For the longest time, I simply tucked my head down and did the work, because I did not realize there was a better way. Then I attended the Silver State Grant Conference back in 2019 in Reno, Nevada, where Carol Kraus was the keynote speaker. I barely ate a bite of my lunch that day because I was so enthralled with what she had to say. The State of Illinois, through a lot of hard work and heartache, created the Grant Accountability and Transparency Unit. A group of stakeholders took comments and suggestions from end-users and state agencies, and together built a streamlined system: a one-stop-shop for grant prospect research and grant applications. They even decided upon a universal set of regulations, based on the federal governments 2 CFR, Part 200 regulations – how genius is that? If you want to hear more about the process, directly from Carol herself, check out Season 4, Episode 10, of the Fundraising HayDay Podcast: You Want a Statewide, Streamlined Grant Department? Move to Illinois! (podbean.com).

 

Now that we know it can be done, thanks to Illinois, I challenge grant seekers to start talking to the powers that be in your home state. And when your state legislators ask why, here are a few good reasons.

 

  • The State of Illinois saved $106 million dollars a year by streamlining the process – and that is a conservative number. Think of how much good that funding can do to meet other needs across your state.
  • Through this process, they discovered mismanagement and fraud. Finding it is the first step to removing it. And once it is removed, you have better projects that better serve the people in need.
  • It saves so much time for grant administrators across the state. Their online system allows agencies to upload all the traditional standard attachments. Imagine only having to share your DUNS number, EIN number, latest audit, list of elected officials, in-direct cost rate letter, internal controls checklist, lobbying affidavit, and so forth one time. That frees up grant administrators to write and manage more grants.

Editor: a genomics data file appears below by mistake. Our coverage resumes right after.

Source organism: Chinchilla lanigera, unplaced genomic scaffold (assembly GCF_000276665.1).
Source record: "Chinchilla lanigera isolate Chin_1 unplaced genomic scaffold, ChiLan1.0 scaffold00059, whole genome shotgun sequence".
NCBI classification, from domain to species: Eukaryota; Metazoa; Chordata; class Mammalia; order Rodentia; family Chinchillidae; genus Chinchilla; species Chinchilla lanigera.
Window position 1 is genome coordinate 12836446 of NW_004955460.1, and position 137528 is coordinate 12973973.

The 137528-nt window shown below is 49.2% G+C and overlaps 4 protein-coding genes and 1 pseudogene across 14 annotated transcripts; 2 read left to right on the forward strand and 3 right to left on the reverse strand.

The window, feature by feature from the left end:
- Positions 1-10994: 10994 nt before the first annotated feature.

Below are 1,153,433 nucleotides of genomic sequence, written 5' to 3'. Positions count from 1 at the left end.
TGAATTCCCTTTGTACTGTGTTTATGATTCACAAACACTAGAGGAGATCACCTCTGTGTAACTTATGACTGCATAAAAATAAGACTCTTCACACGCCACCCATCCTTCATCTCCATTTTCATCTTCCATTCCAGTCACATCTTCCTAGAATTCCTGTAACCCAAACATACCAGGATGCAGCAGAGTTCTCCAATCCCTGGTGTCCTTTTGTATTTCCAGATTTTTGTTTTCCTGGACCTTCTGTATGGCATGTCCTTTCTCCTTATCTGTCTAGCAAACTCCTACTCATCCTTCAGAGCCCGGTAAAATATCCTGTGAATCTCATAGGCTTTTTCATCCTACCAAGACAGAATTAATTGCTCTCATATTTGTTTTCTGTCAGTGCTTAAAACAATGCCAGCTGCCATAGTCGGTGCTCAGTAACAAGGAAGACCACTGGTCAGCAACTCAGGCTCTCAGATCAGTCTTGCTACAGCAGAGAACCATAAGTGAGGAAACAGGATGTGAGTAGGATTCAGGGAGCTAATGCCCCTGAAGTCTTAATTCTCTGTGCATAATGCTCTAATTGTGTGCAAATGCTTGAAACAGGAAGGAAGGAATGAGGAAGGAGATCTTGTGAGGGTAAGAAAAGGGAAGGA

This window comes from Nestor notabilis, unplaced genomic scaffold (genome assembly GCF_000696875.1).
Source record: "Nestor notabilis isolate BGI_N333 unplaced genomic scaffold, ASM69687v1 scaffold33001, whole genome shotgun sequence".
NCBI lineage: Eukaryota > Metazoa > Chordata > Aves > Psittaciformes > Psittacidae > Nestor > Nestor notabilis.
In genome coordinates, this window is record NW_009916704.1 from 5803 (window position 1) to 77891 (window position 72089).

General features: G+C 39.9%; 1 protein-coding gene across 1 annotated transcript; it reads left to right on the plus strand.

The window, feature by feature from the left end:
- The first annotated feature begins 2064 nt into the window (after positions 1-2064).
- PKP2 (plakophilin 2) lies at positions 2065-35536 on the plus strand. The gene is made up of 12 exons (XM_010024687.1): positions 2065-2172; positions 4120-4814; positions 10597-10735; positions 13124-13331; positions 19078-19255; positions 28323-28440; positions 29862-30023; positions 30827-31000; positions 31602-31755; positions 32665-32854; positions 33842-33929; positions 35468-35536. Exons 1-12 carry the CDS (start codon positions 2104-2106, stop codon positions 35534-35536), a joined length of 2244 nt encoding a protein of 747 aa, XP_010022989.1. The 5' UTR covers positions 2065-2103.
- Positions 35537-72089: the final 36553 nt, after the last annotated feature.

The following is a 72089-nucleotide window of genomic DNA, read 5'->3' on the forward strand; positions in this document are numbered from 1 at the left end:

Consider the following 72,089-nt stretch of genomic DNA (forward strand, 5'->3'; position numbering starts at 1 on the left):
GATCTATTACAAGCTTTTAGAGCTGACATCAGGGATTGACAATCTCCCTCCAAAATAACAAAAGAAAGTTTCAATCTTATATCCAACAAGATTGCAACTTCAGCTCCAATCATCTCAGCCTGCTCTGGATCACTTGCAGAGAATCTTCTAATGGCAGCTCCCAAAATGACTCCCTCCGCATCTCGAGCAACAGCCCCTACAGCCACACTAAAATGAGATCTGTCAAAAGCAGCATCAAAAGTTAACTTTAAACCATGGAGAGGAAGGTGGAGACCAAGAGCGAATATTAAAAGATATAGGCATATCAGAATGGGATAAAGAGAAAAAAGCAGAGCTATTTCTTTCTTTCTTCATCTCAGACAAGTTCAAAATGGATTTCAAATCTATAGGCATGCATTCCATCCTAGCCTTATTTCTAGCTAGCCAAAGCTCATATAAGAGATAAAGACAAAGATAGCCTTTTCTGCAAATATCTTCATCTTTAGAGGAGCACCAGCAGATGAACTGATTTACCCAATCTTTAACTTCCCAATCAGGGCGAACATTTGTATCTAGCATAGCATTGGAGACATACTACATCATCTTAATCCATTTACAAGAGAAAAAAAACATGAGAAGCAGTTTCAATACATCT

• The best part is no one has to start from scratch! The State of Illinois laid the groundwork for the rest of us. You can find access to all their reports, forms, uniform grant agreements and so much more on their website: grants.illinois.gov.
  • Illinois is not the only state leading the charge. The State of Nevada created the Nevada Grant Office in 2011. Their website shares grant training opportunities, grant funding opportunities, data across the state, and so much more: grants.nv.gov.

 

If the idea of a centralized process and place for all state grants doesn’t get your motor going, then you clearly have never navigated that mine field that is state grant funding. Illinois figured it out.  It’s past time that the rest of us did too.

 

DH Leonard Consulting & Grant Writing Services, LLC is so excited to be season 4 sponsors for Fundraising HayDay, a podcast about grants and such. Catch up on seasons 1 – 3 and stay up to date on the new season here.

Don’t let grants stress you out, check out the helpful grant writing services our team has to offer here.

1 Comment

  1. Janna May 19, 2021 at 12:10 pm

    I am very new to grant management and learning as I go. The two grants I manage are both through the State of Illinois but very different from each other. Numbers and grant management are two things that do not come naturally to me, but I do take some comfort in the fact that there are similarities in reporting for these grants! S

    Reply

Leave A Comment

Your email address will not be published. Required fields are marked *